3. This is about Buddhism. I knew little about Buddhist teachings/beliefs before my retreat. What I came to know about ultimate reality that's perceived in Buddhism is that everything is vibration at the lowest level of existence. Okay, completely agree. But I got an impression, there's not really any opinion or belief about concepts/truths like cosmic consciousness, kundalini, third eye, Karma in Buddhist teachings.
"Buddhist teachings" is an extremely broad field. There are the core teachings which are universal to most flavours of Buddhism of the 4 noble truths and the eightfold path, but most everything else is some sort of subjective spin often due to some sort of cultural influence or interpretation of the original Pali text (which in itself was written some time after the life of the Buddha).

From experience I have found it beneficial to spend more time on practice and the core teachings than get overly caught up in the theory and texts. Less thinkey, more doey.

Re: questions - open for discussion
« Reply #2 on: March 25, 2013, 10:19:30 AM »
1. Two statements I hear here and there and they seem contradictory to each other a) Meditation is relaxation. So totally relax and let go of every thought and desire. b) Focus on ******* , it could be breath/mantra/bodily sensations. At a very subtle level, when one intends to focus - no matter how much detached he/she's from action, its still a desire. A desire can and often leads to clinging.
Well for starters in the meditation that we practice, we do not focus on breath or bodily sensations. We are aware of it. So the b) that you are talking about is applicable to only anapana that you have learnt under goenkaji, and it is only to get one started in vipassana and by itself does not yield pannya. (wisdom)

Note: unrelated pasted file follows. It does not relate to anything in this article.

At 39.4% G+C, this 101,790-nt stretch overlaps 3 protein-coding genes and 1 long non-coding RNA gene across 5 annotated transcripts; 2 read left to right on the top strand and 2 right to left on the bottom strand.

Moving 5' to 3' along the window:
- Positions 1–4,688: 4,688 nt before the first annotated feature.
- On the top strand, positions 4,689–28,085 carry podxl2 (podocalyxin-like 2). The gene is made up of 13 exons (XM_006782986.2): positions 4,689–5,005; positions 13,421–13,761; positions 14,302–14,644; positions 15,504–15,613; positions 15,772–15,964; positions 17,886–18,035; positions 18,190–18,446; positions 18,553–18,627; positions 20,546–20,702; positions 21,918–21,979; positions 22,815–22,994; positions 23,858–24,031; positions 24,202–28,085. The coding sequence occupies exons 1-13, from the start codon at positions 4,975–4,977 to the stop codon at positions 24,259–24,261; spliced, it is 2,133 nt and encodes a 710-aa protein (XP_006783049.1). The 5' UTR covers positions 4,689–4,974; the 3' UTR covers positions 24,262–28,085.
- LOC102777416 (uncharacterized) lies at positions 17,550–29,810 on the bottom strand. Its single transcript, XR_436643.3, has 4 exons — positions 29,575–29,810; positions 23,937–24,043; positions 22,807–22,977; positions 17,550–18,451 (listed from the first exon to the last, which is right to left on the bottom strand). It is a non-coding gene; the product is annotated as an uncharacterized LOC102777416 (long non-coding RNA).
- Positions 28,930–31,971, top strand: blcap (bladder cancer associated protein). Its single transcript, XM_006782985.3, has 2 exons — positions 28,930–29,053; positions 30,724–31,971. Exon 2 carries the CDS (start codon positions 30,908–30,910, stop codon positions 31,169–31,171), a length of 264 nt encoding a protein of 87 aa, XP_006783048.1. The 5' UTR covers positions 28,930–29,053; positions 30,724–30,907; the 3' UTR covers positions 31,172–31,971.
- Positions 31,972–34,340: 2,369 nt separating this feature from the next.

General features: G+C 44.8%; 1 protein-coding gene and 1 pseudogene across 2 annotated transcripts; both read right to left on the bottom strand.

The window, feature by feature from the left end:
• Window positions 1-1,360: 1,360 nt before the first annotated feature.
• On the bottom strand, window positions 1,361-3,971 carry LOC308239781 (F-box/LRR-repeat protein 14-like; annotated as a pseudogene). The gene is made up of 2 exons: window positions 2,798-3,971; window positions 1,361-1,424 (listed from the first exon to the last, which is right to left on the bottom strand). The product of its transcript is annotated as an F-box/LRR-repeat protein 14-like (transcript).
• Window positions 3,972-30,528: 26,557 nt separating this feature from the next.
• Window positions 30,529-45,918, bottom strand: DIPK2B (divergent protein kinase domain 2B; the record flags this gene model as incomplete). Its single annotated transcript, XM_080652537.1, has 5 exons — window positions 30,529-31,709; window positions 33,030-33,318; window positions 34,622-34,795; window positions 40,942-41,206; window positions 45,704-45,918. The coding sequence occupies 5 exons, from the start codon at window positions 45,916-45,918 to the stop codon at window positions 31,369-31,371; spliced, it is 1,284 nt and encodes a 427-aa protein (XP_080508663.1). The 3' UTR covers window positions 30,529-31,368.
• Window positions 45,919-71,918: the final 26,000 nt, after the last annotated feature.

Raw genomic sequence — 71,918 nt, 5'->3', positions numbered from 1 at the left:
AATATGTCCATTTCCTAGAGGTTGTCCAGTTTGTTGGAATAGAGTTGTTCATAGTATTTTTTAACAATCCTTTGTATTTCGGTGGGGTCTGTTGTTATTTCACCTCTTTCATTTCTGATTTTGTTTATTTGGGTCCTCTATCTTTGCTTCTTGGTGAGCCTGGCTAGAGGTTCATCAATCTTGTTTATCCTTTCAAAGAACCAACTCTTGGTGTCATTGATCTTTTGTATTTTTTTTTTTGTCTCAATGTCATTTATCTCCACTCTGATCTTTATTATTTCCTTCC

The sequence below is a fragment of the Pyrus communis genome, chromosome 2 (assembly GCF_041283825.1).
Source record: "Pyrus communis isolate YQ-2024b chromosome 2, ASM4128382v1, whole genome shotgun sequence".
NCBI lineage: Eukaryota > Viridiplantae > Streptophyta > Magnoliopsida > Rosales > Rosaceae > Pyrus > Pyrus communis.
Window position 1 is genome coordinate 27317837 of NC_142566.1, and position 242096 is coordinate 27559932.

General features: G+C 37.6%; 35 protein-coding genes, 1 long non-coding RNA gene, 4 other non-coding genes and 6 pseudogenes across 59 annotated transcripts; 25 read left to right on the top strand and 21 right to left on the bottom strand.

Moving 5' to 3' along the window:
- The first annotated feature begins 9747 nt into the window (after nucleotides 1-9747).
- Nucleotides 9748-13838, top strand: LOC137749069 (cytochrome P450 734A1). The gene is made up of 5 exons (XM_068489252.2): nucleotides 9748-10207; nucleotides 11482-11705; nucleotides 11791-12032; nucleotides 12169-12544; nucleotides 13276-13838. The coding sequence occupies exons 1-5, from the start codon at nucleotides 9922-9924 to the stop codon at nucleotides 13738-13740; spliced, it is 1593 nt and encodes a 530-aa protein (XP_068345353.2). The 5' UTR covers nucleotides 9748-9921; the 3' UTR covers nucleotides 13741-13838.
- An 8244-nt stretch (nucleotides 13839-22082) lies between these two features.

Quote
I see, no matter how much I advance in Vipassana taught by SN Goenka, I will still have my mind active while practicing. And when even a tiny bit of effort comes in picture, the monster mind wakes up. Any comments on my interpretation?
I dont want to draw conclusions beforehand.  :D
I would not worry so much about mind being active or passive. I am more worried about the garbage in it and taking out the trash.

Quote
3. This is about Buddhism. I knew little about Buddhist teachings/beliefs before my retreat. What I came to know about ultimate reality that's perceived in Buddhism is that everything is vibration at the lowest level of existence. Okay, completely agree. But I got an impression, there's not really any opinion or belief about concepts/truths like cosmic consciousness, kundalini, third eye, Karma in Buddhist teachings. I may be wrong, anybody could throw a light and enlighten me about this?
these are included in suttas but are only explained after one is firmly footed in the path. studying only philosophy without practice is of no use and in counter productive. So one is kept away from all the above till one experiences them in practice.
The above question reminds me of this story of a hunter - told by goenka in one of the discourses.
the hunter is struck by a arrow and would not let anyone take it out till someone explains who shot it, for what purpose, etc...